Digital Citizenship- Writing Good Emails
Read about two short letters you have received from students. Pass letter out for students to see
Draw a Venn diagram on chart paper. Label one EMAIL and the other Letters. Ask how are emails and letter similar? How are emails and letter different?
EXPLAIN that email is a popular way to send messages to one another digitally. If a person has an email account, that person can send and receive emails through the Internet. Tell students that, as a class, they are going to explore how writing emails and writing letters are similar, as well as different.
Students to unscramble huge letter tiles to spell the words email and letter. Record answers on whiteboard.
2 Direct Instruction
Distribute the You’ve got Mail Student Handout. Both students and teacher will read and explain what each term means.
On the board, draw an outline of a body.
Tell the students that before they begin writing a letter, there are some things they need to know—namely, the parts that make up the letter.
The first part is the greeting. Next to the head, write "greeting" and explain that a letter begins with a greeting. It's how we say hello.
Move down to the body. Tell students that a letter must also have a body. The body is where the actual content of the letter is located.
Move down to the feet. Tell students that a letter must have a closing, and the feet are the closing of the letter. It's how we say goodbye.
POINT OUT similarities between the parts of the letter and the email on page 1 of the You’ve Got Mail Student Handout by comparing how both examples have a header, greeting, body, closing, and signature.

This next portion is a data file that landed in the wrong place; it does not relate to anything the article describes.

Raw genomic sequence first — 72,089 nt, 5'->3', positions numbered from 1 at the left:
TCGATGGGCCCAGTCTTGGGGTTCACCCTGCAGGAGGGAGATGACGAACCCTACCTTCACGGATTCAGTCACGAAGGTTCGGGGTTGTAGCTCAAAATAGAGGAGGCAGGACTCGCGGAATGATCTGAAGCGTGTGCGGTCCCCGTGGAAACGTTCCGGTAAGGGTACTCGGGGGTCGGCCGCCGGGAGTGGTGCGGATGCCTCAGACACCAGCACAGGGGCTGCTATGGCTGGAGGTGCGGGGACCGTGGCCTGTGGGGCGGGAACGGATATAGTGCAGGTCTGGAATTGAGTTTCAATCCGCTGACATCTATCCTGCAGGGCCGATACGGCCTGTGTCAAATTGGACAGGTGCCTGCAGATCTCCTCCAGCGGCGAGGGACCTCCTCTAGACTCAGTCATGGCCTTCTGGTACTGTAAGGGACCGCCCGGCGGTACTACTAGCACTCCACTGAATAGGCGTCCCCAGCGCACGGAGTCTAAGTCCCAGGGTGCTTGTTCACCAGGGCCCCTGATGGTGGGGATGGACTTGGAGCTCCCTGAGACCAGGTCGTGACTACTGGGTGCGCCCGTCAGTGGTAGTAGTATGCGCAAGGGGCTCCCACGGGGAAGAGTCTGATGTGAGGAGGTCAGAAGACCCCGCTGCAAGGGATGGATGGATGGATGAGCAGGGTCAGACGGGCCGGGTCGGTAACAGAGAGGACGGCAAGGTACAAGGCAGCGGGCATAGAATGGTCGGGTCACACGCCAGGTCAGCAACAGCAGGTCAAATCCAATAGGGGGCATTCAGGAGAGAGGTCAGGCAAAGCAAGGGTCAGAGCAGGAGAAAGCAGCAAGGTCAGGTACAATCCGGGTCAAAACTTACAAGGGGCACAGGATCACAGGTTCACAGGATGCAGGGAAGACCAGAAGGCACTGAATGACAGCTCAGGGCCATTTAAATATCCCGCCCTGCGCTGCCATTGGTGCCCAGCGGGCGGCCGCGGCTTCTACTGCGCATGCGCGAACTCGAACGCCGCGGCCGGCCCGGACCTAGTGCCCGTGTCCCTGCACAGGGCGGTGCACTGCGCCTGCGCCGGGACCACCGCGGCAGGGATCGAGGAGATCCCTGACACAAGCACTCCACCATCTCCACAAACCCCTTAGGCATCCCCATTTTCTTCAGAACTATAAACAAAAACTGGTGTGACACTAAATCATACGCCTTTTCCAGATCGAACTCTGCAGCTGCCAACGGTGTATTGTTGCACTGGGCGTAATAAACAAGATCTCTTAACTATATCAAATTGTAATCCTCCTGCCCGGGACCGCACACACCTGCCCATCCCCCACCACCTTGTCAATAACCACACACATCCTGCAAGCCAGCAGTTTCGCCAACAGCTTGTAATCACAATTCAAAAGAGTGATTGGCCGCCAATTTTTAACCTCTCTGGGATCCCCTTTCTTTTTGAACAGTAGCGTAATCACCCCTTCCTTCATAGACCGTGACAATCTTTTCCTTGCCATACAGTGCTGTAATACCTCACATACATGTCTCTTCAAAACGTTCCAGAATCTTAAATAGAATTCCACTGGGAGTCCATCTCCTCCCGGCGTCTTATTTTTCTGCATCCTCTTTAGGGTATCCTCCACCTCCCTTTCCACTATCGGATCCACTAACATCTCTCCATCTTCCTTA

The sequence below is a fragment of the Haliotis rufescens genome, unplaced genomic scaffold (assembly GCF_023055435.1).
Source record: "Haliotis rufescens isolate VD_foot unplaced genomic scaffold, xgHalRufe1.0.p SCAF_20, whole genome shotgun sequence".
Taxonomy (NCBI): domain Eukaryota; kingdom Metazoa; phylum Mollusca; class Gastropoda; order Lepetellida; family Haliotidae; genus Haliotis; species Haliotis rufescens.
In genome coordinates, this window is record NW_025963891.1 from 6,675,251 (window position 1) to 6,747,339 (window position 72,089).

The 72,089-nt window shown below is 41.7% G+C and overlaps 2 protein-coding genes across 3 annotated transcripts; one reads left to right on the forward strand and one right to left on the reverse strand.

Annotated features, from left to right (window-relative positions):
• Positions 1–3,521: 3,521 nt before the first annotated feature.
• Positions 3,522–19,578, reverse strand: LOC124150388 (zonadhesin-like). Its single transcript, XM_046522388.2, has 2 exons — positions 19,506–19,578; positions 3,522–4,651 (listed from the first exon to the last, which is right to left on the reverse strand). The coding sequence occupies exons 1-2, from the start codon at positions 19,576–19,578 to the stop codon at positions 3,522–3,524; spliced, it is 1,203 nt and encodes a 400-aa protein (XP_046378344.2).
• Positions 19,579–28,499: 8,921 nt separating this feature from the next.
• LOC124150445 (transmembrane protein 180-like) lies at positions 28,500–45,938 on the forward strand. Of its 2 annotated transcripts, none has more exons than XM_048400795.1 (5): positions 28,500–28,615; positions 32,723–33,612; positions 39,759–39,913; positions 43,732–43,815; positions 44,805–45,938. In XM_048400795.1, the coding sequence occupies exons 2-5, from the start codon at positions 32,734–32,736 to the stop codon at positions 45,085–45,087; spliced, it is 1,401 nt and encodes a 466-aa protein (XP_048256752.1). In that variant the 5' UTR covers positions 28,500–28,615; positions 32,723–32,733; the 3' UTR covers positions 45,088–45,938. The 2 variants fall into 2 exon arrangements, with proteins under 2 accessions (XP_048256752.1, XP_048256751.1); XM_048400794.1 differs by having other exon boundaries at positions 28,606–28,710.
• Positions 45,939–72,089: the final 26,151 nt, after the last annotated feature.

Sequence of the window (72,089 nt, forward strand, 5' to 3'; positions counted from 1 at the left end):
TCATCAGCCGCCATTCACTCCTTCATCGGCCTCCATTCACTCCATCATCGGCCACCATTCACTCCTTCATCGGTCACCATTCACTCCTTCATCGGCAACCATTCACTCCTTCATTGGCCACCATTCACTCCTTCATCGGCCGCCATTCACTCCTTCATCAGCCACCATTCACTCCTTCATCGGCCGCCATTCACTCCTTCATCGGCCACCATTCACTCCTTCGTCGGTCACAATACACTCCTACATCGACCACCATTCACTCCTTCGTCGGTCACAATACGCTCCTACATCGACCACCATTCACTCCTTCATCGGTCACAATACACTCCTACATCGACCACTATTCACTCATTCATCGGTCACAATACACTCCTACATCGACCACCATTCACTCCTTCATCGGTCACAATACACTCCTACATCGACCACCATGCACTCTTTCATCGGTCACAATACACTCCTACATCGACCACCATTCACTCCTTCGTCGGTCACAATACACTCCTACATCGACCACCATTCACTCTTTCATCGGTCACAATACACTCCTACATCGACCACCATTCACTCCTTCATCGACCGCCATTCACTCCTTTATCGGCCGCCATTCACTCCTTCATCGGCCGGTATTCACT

Review what each section means
View sample email outline on smart board. https://www.teachervision.com/educational-technology/parts-email-message
3 Guided Practice
In pairs, students will read the instructions for You’ve Got Mail Student Handout and complete the same.
Remind students that they should always proofread their emails by double-checking their work. They should consider the following five guidelines.
Does the email have ...
1. a clear and specific subject line?
2. a greeting, closing and signature?
3. proper capitalization?
4. proper punctuation?
5. correct spelling?
Students will watch PBS Kids’ “Arthur’s Letter Writer Helper: Email” (www.pbskids.org/arthur/ games/letterwriter/email.html) to highlight the different parts of an email.
4 Independent Practice
Remind students to proofread before checking for correct spelling, proper grammar and to ensure that all the part for the email are properly labelled.
- Enrichment: Have advanced students write a paragraph-long body.
- Support: Give struggling students one-on-one assistance during Independent Working Time.
Students will compose an email using graphic organizer.
Have each student write to a friend.
In the body of the letter, have each student tell one thing he/she likes about their new school.
Check each students' sample email for the different parts.
Use this time to assess students' understanding of how a letter is different from an email.
Allow the students to read their email.